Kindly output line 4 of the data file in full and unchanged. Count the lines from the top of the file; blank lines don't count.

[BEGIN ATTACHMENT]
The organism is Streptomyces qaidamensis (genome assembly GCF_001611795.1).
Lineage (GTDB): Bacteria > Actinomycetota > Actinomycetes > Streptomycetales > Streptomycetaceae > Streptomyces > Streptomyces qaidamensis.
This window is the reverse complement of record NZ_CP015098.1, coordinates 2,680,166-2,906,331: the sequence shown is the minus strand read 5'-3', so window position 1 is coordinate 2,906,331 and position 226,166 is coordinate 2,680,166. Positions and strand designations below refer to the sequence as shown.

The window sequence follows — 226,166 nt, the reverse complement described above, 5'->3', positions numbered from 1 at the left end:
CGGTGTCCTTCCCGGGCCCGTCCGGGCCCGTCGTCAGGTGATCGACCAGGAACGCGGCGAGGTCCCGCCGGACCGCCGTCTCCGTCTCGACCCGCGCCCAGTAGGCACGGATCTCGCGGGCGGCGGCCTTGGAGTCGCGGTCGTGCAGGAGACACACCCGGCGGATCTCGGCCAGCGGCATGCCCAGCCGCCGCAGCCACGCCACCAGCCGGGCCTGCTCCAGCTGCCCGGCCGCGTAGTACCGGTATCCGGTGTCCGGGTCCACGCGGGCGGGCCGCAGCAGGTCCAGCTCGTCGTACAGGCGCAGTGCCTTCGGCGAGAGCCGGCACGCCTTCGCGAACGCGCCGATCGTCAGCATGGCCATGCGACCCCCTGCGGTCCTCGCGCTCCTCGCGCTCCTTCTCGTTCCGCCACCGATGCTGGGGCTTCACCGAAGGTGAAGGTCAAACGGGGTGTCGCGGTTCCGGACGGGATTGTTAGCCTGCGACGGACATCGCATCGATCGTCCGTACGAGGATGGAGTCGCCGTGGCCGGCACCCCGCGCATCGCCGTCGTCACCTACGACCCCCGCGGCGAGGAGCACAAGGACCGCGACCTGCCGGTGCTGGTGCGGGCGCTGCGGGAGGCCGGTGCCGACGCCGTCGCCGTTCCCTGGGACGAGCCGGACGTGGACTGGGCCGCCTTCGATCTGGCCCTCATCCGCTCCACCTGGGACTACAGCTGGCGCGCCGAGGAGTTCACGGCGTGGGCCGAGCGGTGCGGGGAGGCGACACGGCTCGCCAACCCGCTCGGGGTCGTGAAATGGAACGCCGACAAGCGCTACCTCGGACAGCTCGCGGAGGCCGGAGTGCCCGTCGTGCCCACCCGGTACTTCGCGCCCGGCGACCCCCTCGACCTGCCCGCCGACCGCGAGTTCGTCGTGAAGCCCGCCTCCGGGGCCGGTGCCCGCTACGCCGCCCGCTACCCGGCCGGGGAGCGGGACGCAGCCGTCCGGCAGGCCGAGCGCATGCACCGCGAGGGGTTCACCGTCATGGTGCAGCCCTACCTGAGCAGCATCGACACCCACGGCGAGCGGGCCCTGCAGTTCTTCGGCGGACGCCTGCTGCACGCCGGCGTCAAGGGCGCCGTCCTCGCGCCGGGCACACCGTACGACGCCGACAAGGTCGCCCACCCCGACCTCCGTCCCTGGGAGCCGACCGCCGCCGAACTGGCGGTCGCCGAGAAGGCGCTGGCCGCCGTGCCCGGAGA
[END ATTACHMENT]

The window sequence follows — 226,166 nt, the reverse complement described above, 5'->3', positions numbered from 1 at the left end: